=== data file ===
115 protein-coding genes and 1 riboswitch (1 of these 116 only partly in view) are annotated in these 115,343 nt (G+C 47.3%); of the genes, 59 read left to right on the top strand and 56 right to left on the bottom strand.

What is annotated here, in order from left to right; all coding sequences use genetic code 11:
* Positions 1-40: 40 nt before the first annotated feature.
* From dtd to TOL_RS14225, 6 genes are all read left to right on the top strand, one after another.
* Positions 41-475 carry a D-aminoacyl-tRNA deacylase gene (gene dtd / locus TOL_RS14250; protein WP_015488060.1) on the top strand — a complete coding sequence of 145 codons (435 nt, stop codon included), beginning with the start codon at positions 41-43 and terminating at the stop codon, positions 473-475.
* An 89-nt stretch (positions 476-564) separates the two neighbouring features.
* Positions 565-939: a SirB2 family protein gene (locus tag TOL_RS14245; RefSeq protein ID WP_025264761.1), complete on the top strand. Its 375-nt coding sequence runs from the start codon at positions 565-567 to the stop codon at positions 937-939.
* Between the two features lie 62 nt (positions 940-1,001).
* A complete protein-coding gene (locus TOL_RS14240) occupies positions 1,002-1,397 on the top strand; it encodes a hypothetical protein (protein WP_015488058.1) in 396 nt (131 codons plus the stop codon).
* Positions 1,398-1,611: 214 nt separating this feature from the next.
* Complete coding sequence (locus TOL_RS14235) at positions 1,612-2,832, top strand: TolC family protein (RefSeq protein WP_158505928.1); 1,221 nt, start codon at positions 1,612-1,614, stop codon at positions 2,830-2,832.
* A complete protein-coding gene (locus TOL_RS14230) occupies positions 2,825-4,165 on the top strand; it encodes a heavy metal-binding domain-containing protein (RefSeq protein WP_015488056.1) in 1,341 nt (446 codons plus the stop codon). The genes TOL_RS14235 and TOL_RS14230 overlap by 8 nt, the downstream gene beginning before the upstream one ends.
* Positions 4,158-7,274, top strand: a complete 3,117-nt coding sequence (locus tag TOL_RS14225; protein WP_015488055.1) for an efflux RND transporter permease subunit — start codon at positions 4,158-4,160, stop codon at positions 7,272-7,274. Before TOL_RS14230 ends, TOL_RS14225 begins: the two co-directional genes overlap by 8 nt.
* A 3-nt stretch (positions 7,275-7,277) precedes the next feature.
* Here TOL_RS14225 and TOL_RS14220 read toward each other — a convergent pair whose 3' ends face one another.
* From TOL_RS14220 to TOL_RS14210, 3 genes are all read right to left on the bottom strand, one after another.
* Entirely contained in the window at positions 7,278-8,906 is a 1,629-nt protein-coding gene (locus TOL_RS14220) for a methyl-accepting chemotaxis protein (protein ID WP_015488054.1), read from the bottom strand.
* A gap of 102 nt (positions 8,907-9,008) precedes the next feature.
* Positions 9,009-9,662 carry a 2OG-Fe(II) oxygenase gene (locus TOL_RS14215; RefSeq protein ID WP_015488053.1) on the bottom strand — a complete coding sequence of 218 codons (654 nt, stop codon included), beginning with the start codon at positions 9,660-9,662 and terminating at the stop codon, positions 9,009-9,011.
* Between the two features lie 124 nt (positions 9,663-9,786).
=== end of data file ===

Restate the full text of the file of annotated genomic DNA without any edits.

115 protein-coding genes and 1 riboswitch (1 of these 116 only partly in view) are annotated in these 115,343 nt (G+C 47.3%); of the genes, 59 read left to right on the top strand and 56 right to left on the bottom strand.

What is annotated here, in order from left to right; all coding sequences use genetic code 11:
* Positions 1-40: 40 nt before the first annotated feature.
* From dtd to TOL_RS14225, 6 genes are all read left to right on the top strand, one after another.
* Positions 41-475 carry a D-aminoacyl-tRNA deacylase gene (gene dtd / locus TOL_RS14250; protein WP_015488060.1) on the top strand — a complete coding sequence of 145 codons (435 nt, stop codon included), beginning with the start codon at positions 41-43 and terminating at the stop codon, positions 473-475.
* An 89-nt stretch (positions 476-564) separates the two neighbouring features.
* Positions 565-939: a SirB2 family protein gene (locus tag TOL_RS14245; RefSeq protein ID WP_025264761.1), complete on the top strand. Its 375-nt coding sequence runs from the start codon at positions 565-567 to the stop codon at positions 937-939.
* Between the two features lie 62 nt (positions 940-1,001).
* A complete protein-coding gene (locus TOL_RS14240) occupies positions 1,002-1,397 on the top strand; it encodes a hypothetical protein (protein WP_015488058.1) in 396 nt (131 codons plus the stop codon).
* Positions 1,398-1,611: 214 nt separating this feature from the next.
* Complete coding sequence (locus TOL_RS14235) at positions 1,612-2,832, top strand: TolC family protein (RefSeq protein WP_158505928.1); 1,221 nt, start codon at positions 1,612-1,614, stop codon at positions 2,830-2,832.
* A complete protein-coding gene (locus TOL_RS14230) occupies positions 2,825-4,165 on the top strand; it encodes a heavy metal-binding domain-containing protein (RefSeq protein WP_015488056.1) in 1,341 nt (446 codons plus the stop codon). The genes TOL_RS14235 and TOL_RS14230 overlap by 8 nt, the downstream gene beginning before the upstream one ends.
* Positions 4,158-7,274, top strand: a complete 3,117-nt coding sequence (locus tag TOL_RS14225; protein WP_015488055.1) for an efflux RND transporter permease subunit — start codon at positions 4,158-4,160, stop codon at positions 7,272-7,274. Before TOL_RS14230 ends, TOL_RS14225 begins: the two co-directional genes overlap by 8 nt.
* A 3-nt stretch (positions 7,275-7,277) precedes the next feature.
* Here TOL_RS14225 and TOL_RS14220 read toward each other — a convergent pair whose 3' ends face one another.
* From TOL_RS14220 to TOL_RS14210, 3 genes are all read right to left on the bottom strand, one after another.
* Entirely contained in the window at positions 7,278-8,906 is a 1,629-nt protein-coding gene (locus TOL_RS14220) for a methyl-accepting chemotaxis protein (protein ID WP_015488054.1), read from the bottom strand.
* A gap of 102 nt (positions 8,907-9,008) precedes the next feature.
* Positions 9,009-9,662 carry a 2OG-Fe(II) oxygenase gene (locus TOL_RS14215; RefSeq protein ID WP_015488053.1) on the bottom strand — a complete coding sequence of 218 codons (654 nt, stop codon included), beginning with the start codon at positions 9,660-9,662 and terminating at the stop codon, positions 9,009-9,011.
* Between the two features lie 124 nt (positions 9,663-9,786).